About two years ago, there was a “gospel revelation” at my church. We’d always been a faithful, Bible-believing church, and we thought that God was blessing us because of that. Tim Keller’s book, Counterfeit Gods, played a huge role in showing us our legalism; showing us that we were counting on our own good works to earn God’s blessing instead of trusting that He would bless us by His grace alone. We believed that we were saved by His grace and faith alone, but we secretly believed that, after He saved us, we had to make sanctification and growth in our lives happen by our own power.
Two years later, I’m still learning what it really means to believe that God alone change me and make me more like Jesus. And I can tell that The Prodigal God is going to play a significant role in my continued growth as a Christian.
My pastor had been quoting this book for months before I actually read it, so I was familiar with the basic premise of the book before I began reading it for myself.
Many people have the mistaken notion that the word “prodigal” means “morally loose” or “wayward” or “bad.” But according to Dictionary.com, “prodigal” means “spending money or resources freely and recklessly; wastefully extravagant.” The son in the Parable of the Prodigal Son (Luke 15:11-32) was definitely prodigal; he spent his entire inheritance in no time at all.
But Tim Keller’s premise in the book (and the reason for the title) is that no one spends as lavishly, recklessly, and extravagantly as God Himself. He not only gave His own Son to pay for humanity’s debt of sin, but He also continues to give riches of grace to those who believe.
In the book, Keller examines the parable. It’s commonly thought (and preached) that the point of this parable is to show sinners that God will accept them no matter what they do. But this is only partially true. While the story certainly illustrates the sinfulness of the younger son and the mercy and love of the Father, many people overlook a third key character in the story. Actually, the older son is even more important to the story than the younger.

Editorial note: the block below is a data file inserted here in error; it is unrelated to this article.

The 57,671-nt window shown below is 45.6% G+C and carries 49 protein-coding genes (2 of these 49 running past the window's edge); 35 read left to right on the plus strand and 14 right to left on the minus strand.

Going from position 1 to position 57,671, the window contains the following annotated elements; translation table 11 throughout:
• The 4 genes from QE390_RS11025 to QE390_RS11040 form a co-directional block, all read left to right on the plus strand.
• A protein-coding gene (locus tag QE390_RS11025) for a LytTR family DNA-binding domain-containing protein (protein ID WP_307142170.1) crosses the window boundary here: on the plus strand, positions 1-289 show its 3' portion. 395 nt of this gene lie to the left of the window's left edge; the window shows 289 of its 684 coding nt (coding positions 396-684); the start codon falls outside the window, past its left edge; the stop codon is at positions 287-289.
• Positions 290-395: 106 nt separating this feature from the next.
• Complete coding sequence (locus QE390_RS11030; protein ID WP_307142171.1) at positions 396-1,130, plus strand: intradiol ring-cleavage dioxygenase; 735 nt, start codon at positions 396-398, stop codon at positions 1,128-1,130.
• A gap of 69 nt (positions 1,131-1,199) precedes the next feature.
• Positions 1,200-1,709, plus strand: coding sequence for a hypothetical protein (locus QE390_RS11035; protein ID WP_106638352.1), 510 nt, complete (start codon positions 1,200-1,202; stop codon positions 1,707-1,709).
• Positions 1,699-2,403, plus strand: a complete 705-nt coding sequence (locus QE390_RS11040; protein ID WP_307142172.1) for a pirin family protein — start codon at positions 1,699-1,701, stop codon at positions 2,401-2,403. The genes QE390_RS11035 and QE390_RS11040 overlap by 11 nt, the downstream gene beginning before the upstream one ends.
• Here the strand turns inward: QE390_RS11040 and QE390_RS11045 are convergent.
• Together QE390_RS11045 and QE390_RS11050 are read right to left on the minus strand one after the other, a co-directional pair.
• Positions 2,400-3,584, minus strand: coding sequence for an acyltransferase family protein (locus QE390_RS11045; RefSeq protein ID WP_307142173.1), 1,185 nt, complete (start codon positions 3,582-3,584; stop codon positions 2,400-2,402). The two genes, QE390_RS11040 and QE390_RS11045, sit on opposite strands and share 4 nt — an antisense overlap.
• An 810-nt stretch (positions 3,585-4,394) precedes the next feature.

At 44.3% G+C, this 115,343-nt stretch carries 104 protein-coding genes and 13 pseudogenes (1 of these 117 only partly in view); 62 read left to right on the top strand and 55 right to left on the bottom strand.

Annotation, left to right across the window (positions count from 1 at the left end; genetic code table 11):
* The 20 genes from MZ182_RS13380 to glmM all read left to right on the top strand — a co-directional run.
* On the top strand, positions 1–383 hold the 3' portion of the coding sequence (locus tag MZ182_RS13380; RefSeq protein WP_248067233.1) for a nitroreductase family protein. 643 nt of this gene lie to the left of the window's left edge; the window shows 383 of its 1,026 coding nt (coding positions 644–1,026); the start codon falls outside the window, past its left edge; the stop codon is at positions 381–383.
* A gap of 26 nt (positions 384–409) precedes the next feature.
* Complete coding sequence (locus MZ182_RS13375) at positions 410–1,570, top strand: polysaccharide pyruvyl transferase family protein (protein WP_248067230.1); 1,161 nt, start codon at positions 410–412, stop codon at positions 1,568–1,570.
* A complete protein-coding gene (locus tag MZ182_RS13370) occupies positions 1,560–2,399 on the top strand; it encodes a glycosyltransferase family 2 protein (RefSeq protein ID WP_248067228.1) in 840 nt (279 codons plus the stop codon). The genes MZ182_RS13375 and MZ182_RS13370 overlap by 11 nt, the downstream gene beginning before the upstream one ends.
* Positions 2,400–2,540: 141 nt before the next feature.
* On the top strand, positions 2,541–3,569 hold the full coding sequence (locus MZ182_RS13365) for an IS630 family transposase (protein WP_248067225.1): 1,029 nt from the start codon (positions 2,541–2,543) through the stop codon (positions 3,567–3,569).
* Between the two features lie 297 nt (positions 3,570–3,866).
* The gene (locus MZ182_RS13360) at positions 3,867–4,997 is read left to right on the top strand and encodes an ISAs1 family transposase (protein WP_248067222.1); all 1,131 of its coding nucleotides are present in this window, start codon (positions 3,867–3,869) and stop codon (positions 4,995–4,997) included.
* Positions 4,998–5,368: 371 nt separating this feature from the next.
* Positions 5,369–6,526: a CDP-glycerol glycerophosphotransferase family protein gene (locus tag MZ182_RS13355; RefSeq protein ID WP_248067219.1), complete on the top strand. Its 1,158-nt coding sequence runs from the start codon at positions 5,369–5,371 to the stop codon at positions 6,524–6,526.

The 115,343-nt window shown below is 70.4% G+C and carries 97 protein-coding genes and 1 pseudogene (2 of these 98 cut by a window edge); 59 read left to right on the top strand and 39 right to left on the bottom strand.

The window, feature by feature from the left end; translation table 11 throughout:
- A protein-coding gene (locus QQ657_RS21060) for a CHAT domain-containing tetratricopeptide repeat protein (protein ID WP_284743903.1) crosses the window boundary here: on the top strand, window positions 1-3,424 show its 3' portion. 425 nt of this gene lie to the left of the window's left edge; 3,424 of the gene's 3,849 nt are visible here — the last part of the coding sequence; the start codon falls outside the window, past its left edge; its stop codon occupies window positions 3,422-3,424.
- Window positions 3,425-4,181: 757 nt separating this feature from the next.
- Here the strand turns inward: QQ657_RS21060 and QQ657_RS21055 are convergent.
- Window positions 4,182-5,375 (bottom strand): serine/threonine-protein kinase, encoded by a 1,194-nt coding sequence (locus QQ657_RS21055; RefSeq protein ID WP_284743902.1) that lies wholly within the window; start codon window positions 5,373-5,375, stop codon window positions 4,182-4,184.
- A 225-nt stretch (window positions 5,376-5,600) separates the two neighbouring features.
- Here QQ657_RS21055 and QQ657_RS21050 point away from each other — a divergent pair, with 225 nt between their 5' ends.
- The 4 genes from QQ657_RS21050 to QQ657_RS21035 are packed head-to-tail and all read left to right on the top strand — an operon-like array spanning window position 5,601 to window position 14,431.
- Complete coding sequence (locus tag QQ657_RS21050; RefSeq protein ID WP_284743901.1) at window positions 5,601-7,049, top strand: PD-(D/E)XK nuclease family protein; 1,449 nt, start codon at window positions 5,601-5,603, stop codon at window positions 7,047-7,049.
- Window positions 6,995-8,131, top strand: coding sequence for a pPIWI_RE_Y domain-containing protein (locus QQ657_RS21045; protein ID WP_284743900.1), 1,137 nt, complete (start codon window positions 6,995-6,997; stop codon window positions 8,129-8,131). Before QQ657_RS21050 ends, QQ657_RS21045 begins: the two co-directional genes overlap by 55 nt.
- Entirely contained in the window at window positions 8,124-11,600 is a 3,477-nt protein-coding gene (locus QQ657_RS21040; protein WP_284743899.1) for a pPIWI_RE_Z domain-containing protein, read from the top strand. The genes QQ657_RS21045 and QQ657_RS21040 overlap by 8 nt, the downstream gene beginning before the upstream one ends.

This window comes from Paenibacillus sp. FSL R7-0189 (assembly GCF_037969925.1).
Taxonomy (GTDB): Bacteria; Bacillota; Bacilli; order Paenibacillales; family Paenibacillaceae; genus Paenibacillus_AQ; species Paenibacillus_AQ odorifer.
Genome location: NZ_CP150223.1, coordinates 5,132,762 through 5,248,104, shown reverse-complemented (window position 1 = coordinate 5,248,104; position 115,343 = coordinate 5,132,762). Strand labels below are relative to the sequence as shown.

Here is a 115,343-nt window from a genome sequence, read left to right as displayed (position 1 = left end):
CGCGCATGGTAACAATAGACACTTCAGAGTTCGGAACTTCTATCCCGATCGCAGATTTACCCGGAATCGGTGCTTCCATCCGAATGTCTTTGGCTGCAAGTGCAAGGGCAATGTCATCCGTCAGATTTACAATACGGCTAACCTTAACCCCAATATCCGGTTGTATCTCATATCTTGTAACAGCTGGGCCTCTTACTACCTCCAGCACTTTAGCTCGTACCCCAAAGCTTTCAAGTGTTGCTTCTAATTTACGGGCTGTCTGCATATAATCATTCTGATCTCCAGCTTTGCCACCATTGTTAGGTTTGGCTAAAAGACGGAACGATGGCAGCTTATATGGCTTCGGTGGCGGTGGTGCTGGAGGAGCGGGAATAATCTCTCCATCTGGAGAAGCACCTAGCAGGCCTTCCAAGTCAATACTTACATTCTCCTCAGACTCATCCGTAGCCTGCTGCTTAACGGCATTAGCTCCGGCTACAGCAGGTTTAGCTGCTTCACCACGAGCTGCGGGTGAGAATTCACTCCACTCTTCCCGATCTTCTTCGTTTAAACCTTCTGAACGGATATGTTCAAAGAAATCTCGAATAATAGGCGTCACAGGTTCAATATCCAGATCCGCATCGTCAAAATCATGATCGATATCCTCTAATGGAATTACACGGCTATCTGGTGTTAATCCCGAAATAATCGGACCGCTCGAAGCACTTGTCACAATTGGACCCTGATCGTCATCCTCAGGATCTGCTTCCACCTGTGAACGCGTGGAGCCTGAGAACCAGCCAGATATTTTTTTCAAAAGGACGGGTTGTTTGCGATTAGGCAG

When Jesus told this parable, He was speaking to a group of Pharisees and scribes. They were criticizing Jesus for showing kindness to “sinners.” His audience had much more in common with the older brother than the younger: they were responsible, faithful, diligent, good people. But at the end of the parable, they are outside the party, and they are angry with the Father. And they are angry because He has shown mercy and grace to the irresponsible, selfish, reckless son.
The heart of the older brother is one of outrage at God’s recklessly abundant grace to the undeserving because, in their eyes, it’s unjust. These sinners don’t deserve grace; they don’t deserve mercy or kindness or love. But these older brothers conversely believe that they themselves are deserving; they deserve everything that the Father has to offer. But they don’t think that any of it is because of the Father’s generosity or love. They think it’s all because of their own hard work.
Keller faithfully unpacks the gospel truths contained in this parable with simple language and razor-sharp insight. He points out the common attitudes and thoughts of “older brother” types, and he corrects them with gentleness and an ever-gracious eye.
This book has significantly impacted my own view of my good works and the purpose for them. It has greatly helped me to see the sinfulness of my desire to earn God’s favor, to reject His gifts and earn them so that I may be praised and respected as well as He, and to criticize, scoff at, and belittle others because they are not like me.
But the best part is that it has reminded me that I can’t fight these attitudes by standing outside and working like a dog. No; I need to go into the party and receive grace and blessings alongside my prodigal brother from our prodigal God.